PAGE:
Justify need for law academy, Putrajaya told
KUALA LUMPUR, June 21 — Putrajaya must justify the need to set up a law academy that would overlap with the role and functions already covered by the Malaysian Bar and its two counterparts in Sabah and Sarawak, their chiefs said today.
Malaysian Bar president Lim Chee Wee and his counterparts in the Advocates’ Association of Sarawak (AAS) and Sabah Law Association (SLA), Khairil Azmi Mohd Hasbie and GBB Nandy @ Gaanesh respectively, were responding to de facto law minister Datuk Seri Nazri Aziz’s insistence on setting up a new statutory body to regulate lawyers.
“The reasons for the establishment of the proposed Academy of Law by way of legislation are highly questionable.
“If there are persons interested in exercising their freedom of association to form an Academy of Law, it is for them to organise themselves under the Societies Act 1966, and not for the government to undertake unsolicited initiatives to organise them,” the trio said in a joint statement today.
They advised the federal government that its resources would be better spent on setting up higher education centres to train lawyers and supporting the Legal Profession Qualifying Board headed by the Attorney-General to improve the Bar examination that students must pass to become lawyers.
The Malaysian Bar, the AAS and the SLA are governed by the Legal Profession Act to monitor the code of conduct and ethics of practising lawyers besides raising their standards of service.
The three lawyers said that Nazri’s remarks that the proposed academy would provide an alternative platform for law academics and other non-practising lawyers to gather and swap views on legal issues were not justified.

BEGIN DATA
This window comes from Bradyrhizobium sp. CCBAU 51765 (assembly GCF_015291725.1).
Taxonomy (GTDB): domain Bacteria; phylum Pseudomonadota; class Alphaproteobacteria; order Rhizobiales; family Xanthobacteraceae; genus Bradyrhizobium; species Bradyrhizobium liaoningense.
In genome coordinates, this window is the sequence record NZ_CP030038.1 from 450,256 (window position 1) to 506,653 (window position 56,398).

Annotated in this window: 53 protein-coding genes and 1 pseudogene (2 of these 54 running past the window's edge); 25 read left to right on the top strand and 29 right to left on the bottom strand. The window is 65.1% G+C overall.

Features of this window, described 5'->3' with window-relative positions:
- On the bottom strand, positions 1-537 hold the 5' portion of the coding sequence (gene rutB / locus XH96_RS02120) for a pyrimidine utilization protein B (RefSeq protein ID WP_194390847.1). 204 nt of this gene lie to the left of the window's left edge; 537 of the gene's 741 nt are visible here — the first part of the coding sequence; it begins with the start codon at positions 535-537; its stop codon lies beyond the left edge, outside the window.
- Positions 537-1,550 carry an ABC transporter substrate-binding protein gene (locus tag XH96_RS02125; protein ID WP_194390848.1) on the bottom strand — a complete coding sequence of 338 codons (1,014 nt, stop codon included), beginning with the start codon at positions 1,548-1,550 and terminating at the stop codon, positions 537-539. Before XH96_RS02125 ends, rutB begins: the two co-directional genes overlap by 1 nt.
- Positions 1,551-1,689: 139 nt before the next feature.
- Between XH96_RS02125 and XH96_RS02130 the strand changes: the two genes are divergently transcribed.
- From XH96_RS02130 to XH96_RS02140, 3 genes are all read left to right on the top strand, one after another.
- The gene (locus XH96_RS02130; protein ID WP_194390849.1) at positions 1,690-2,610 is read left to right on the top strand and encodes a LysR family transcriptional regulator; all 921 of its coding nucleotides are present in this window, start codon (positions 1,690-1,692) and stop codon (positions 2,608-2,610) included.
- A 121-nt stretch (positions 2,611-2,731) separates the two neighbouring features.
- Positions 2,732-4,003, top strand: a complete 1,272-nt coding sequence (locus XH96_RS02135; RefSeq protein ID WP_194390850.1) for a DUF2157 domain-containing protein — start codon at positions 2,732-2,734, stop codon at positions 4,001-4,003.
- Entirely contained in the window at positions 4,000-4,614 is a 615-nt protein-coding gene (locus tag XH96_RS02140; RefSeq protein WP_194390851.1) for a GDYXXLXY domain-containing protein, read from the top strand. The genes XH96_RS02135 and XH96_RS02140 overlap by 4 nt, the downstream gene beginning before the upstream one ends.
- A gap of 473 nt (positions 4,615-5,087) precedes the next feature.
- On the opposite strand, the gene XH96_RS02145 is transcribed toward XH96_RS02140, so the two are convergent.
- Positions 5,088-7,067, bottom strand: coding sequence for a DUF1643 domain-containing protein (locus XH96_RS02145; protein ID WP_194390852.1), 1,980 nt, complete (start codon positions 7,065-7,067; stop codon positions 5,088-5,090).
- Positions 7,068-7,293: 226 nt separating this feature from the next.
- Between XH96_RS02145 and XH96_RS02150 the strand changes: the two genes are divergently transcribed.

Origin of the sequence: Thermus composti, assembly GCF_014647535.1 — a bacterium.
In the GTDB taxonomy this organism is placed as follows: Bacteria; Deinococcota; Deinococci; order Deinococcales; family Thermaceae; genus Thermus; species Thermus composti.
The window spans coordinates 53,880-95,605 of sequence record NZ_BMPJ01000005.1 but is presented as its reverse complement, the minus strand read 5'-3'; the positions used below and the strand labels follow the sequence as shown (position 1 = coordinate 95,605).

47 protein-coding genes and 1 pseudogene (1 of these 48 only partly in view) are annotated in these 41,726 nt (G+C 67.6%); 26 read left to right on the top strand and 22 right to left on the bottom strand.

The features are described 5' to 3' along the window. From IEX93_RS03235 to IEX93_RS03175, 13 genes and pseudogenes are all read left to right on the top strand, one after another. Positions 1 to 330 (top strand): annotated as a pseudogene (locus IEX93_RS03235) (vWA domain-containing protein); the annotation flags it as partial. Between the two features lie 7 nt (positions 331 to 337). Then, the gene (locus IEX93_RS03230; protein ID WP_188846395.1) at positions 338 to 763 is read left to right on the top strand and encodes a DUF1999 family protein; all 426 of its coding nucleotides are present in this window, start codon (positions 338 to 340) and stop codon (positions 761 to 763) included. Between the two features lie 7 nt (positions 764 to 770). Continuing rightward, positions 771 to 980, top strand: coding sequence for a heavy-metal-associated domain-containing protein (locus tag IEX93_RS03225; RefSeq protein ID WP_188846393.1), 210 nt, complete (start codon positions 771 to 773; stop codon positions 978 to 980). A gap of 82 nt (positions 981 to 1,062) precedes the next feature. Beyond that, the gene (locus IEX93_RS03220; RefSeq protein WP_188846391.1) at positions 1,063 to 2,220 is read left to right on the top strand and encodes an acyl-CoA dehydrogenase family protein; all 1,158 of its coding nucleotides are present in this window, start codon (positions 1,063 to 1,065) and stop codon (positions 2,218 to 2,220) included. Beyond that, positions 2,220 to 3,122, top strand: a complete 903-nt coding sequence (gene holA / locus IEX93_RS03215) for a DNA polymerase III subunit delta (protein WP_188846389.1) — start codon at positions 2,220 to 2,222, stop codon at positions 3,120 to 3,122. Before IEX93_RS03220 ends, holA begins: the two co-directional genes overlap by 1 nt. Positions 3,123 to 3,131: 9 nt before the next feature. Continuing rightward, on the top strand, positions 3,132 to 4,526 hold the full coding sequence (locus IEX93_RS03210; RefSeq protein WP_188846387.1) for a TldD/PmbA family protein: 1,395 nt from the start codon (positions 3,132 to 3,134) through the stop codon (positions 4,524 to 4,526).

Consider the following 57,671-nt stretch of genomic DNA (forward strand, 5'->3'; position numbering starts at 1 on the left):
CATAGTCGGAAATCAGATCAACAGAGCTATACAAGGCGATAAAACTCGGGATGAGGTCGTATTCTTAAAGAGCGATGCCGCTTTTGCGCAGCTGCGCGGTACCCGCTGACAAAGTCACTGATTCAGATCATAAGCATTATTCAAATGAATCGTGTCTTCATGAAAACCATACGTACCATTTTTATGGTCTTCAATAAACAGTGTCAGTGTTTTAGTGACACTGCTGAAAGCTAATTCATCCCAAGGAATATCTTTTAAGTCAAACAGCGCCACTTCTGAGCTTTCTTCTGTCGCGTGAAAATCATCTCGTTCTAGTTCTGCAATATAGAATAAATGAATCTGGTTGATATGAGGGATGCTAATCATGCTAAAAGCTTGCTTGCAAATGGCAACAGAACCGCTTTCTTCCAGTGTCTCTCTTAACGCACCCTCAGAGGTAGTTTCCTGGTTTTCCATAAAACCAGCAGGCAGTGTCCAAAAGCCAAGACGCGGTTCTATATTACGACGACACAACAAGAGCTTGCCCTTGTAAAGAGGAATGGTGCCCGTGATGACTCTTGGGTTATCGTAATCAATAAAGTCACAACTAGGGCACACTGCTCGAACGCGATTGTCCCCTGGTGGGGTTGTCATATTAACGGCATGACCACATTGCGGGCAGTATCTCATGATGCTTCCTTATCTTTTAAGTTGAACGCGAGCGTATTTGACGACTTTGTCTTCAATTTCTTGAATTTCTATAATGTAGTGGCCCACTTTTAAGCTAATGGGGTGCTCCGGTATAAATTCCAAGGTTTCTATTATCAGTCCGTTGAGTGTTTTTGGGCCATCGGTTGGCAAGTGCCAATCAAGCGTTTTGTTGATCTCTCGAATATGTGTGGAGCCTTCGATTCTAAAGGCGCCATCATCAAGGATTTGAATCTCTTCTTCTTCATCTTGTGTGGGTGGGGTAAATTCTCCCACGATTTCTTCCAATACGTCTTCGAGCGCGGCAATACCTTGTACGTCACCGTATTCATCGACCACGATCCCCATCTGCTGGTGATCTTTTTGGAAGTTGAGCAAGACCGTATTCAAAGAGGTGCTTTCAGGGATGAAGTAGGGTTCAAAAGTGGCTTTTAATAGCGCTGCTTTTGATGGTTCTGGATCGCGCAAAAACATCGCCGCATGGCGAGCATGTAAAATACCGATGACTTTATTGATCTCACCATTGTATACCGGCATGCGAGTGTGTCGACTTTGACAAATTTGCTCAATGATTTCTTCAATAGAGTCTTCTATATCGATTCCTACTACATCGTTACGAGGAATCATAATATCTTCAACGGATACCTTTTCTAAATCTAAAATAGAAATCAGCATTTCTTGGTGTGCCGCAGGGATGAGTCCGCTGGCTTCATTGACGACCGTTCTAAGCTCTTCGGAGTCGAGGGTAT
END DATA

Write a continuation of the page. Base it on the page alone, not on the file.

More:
They pointed out that there were other existing associations registered under the Societies Act 1966 to cater to non-practising law experts and named the Malaysian chapter of the ASEAN Law Association, led by the Chief Justice, as an example of what Nazri was wanted to do with the law academy.
“These associations have not clamoured nor demanded for their continued existence to be legislated,” they said.
The minister in the Prime Minister’s Department was reported to have accused the Bar Council of “violating” the principle of freedom of association by rejecting the government’s bid to form a law academy.
“It does not involve the Bar at all. The academy will allow ex-judges, law academics, representatives from the Attorney-General’s Chambers and others to be in a society. What right does the Bar Council have to stop them?” Nazri was reported saying in Parliament last week.
The Malaysian Bar had been repeatedly attacked for its strongly-worded criticism of the ruling Barisan Nasional (BN) government’s extreme actions against demonstrators who took part in the April 28 electoral reform rally led by former Bar Council chief Datuk Ambiga Sreenevasan.